OK, so you're trying to min-max for minimum downtime?
As far as worrying about the soft control, right after they remotely shut off your meter, just break the seal and physically pull the meter. When done, reinstall it and tell them you pulled the meter. Next time they're in the neighborhood they'll slap a new seal on it.
Meter-mains change everything
A huge factor in this question is the NEC 2020 requirement now requiring disconnects outside (for fire department use). Economics dictates that this happens as a "Meter-Main", or combo device containing both a meter and main breaker. The AHJ might force you to do this for a panel swap.
So. The best course of action for someone seeking to maintain internal control on a panel swap, is to change out to a "meter-main" first. That is a very simple operation.
- (prep) Obtain an accessory ground bar for the Old Main Panel (soon to be Master Panel)
- (prep) Install a bonding jumper between neutral bar and accessory ground bar.
- (prep) Move all grounds to the accessory ground bar.
- (prep) Run a 4th ground wire from Old Main to meter location.
- (LIVE) Have the electrician swap the meter pan for the meter-main, coordinating with the utility.
- (LIVE) Remove bonding jumper from Old Main, now master subpanel.
You now have local control over meter shut-off. Turn off the main breaker at the meter, and the "Old Main" is now fully de-energized and you can do anything you want with it, anytime you want. I strongly believe this is very worth it for DIYers who want to work on their own terms.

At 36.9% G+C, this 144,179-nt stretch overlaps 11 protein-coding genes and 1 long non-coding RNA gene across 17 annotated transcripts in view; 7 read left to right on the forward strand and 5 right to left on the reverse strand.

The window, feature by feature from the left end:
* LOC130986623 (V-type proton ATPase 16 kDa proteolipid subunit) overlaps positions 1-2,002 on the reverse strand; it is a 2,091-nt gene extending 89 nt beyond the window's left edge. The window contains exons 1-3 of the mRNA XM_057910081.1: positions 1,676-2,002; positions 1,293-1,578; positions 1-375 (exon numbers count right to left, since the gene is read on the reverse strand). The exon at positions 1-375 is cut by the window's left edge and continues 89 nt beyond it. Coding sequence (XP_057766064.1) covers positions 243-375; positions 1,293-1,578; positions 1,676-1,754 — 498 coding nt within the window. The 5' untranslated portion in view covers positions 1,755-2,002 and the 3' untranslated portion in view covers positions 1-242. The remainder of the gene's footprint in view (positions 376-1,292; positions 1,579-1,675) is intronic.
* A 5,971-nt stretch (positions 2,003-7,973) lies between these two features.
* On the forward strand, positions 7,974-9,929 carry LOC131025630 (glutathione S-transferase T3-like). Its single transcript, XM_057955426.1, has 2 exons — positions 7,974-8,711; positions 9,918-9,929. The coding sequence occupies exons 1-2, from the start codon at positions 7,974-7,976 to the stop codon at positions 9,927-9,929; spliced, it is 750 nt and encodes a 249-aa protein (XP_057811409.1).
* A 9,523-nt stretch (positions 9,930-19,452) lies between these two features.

You are also in compliance with NEC 2020.
Knock-on effect: Panel Placement. Prior to meter-mains, the run from meter pan to Main Panel was energized at all times and entirely unfused. If you drove a nail through it, BOOM. As such, this wire was required to be as short as possible, forcing you to place the main panel in a specific location relating to the meter. With meter-mains, this requirement is gone. The panel can now be anywhere - you have freedom of location. Speaking of that.
A new panel must be properly located
Service panels and subpanels require a working space the width of the equipment (but at least 30"), 36" deep, 78" tall, not on stairs or awkward surfaces. This space must be kept clear at all times. It cannot be in the swing of a door and the panel doors must be able to open 90 degrees. I recommend a place that's likely to happen naturally, such as a hallway or threshold. In fact some AHJs require that!
So just because your old panel was there before, does not mean your new panel can go there.
Speaking of location, consider a subpanel, or an inverse subpanel.
Since you say your #1 interest is getting more breaker spaces, the simple answer is "subpanel in a location of your choosing". Run some 2-2-2-4 between them, 90A wire, easy peasy.
Now if you want to integrate that into a meter-main upgrade, you can actually "flip it". Install a subpanel and interconnecting feeder like normal, except, run new main wires from the subpanel to the (new?) meter location. So when you do the cutover, you are making the new panel the main panel (or master subpanel), and the original panel becomes a subpanel of the new. That saves you having to rewire the old panel, and if its location is faulty, it's still grandfathered.
New meter, mast and weatherhead
Another way to do this swap, depending on what you're trying to do, is to build out a new meter pan, mast, weatherhead and main service/feeder wires to the panel location of your choosing. They could be right next to each other or clear across the house (since meter-mains allow indefinite main feeder length).
Then, on cutover day they are simply moving their service drop from the old weatherhead to the new one. It's a single operation for them. Meanwhile you cut over the service entrance/main feeder wires from the old to new.
This could continue to feed the original panel, or feed a new panel with any of the concepts above.
You now have a dead old service entrance wire, weatherhead, mast and meter pan. Demolish at your leisure.